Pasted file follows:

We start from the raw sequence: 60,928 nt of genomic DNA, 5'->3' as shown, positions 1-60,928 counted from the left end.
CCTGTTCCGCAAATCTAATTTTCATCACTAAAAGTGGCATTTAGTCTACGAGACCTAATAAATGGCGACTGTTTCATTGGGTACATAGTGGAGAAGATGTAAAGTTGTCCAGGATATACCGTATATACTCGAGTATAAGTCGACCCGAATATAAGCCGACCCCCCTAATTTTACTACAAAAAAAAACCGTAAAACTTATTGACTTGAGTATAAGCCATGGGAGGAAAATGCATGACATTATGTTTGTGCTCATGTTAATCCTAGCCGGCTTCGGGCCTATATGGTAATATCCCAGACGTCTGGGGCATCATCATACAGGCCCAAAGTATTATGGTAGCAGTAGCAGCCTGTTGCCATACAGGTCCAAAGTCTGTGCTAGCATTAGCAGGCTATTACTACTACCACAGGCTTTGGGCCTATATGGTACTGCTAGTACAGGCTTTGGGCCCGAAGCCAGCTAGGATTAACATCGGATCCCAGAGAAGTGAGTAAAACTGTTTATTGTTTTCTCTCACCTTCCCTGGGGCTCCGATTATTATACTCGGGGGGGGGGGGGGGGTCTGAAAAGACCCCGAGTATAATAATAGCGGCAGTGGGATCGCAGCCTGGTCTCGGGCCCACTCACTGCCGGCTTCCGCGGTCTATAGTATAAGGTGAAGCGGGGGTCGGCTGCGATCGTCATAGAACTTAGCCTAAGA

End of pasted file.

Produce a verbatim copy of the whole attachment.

We start from the raw sequence: 60,928 nt of genomic DNA, 5'->3' as shown, positions 1-60,928 counted from the left end.
CCTGTTCCGCAAATCTAATTTTCATCACTAAAAGTGGCATTTAGTCTACGAGACCTAATAAATGGCGACTGTTTCATTGGGTACATAGTGGAGAAGATGTAAAGTTGTCCAGGATATACCGTATATACTCGAGTATAAGTCGACCCGAATATAAGCCGACCCCCCTAATTTTACTACAAAAAAAAACCGTAAAACTTATTGACTTGAGTATAAGCCATGGGAGGAAAATGCATGACATTATGTTTGTGCTCATGTTAATCCTAGCCGGCTTCGGGCCTATATGGTAATATCCCAGACGTCTGGGGCATCATCATACAGGCCCAAAGTATTATGGTAGCAGTAGCAGCCTGTTGCCATACAGGTCCAAAGTCTGTGCTAGCATTAGCAGGCTATTACTACTACCACAGGCTTTGGGCCTATATGGTACTGCTAGTACAGGCTTTGGGCCCGAAGCCAGCTAGGATTAACATCGGATCCCAGAGAAGTGAGTAAAACTGTTTATTGTTTTCTCTCACCTTCCCTGGGGCTCCGATTATTATACTCGGGGGGGGGGGGGGGGTCTGAAAAGACCCCGAGTATAATAATAGCGGCAGTGGGATCGCAGCCTGGTCTCGGGCCCACTCACTGCCGGCTTCCGCGGTCTATAGTATAAGGTGAAGCGGGGGTCGGCTGCGATCGTCATAGAACTTAGCCTAAGA